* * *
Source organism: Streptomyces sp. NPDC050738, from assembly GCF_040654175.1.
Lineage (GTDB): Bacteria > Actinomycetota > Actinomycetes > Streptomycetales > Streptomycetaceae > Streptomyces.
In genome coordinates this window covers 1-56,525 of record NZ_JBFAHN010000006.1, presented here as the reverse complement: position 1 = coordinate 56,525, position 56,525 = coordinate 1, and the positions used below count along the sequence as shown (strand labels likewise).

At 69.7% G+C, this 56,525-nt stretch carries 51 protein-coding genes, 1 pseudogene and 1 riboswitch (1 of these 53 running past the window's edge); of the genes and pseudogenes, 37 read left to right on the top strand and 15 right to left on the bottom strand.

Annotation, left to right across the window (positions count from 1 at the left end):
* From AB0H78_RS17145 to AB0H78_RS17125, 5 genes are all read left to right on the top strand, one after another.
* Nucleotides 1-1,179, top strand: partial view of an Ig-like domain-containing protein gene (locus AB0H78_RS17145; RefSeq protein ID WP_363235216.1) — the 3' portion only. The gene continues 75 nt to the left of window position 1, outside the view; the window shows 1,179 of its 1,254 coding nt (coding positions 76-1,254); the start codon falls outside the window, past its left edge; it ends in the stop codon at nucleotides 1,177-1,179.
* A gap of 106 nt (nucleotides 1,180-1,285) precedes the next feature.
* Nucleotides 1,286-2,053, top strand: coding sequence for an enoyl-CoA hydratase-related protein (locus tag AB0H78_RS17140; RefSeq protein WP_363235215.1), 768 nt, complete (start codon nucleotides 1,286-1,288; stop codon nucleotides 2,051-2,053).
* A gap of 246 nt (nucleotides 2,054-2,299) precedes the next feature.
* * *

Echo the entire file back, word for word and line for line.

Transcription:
Source organism: Streptomyces sp. NPDC050738, from assembly GCF_040654175.1.
Lineage (GTDB): Bacteria > Actinomycetota > Actinomycetes > Streptomycetales > Streptomycetaceae > Streptomyces.
In genome coordinates this window covers 1-56,525 of record NZ_JBFAHN010000006.1, presented here as the reverse complement: position 1 = coordinate 56,525, position 56,525 = coordinate 1, and the positions used below count along the sequence as shown (strand labels likewise).

At 69.7% G+C, this 56,525-nt stretch carries 51 protein-coding genes, 1 pseudogene and 1 riboswitch (1 of these 53 running past the window's edge); of the genes and pseudogenes, 37 read left to right on the top strand and 15 right to left on the bottom strand.

Annotation, left to right across the window (positions count from 1 at the left end):
* From AB0H78_RS17145 to AB0H78_RS17125, 5 genes are all read left to right on the top strand, one after another.
* Nucleotides 1-1,179, top strand: partial view of an Ig-like domain-containing protein gene (locus AB0H78_RS17145; RefSeq protein ID WP_363235216.1) — the 3' portion only. The gene continues 75 nt to the left of window position 1, outside the view; the window shows 1,179 of its 1,254 coding nt (coding positions 76-1,254); the start codon falls outside the window, past its left edge; it ends in the stop codon at nucleotides 1,177-1,179.
* A gap of 106 nt (nucleotides 1,180-1,285) precedes the next feature.
* Nucleotides 1,286-2,053, top strand: coding sequence for an enoyl-CoA hydratase-related protein (locus tag AB0H78_RS17140; RefSeq protein WP_363235215.1), 768 nt, complete (start codon nucleotides 1,286-1,288; stop codon nucleotides 2,051-2,053).
* A gap of 246 nt (nucleotides 2,054-2,299) precedes the next feature.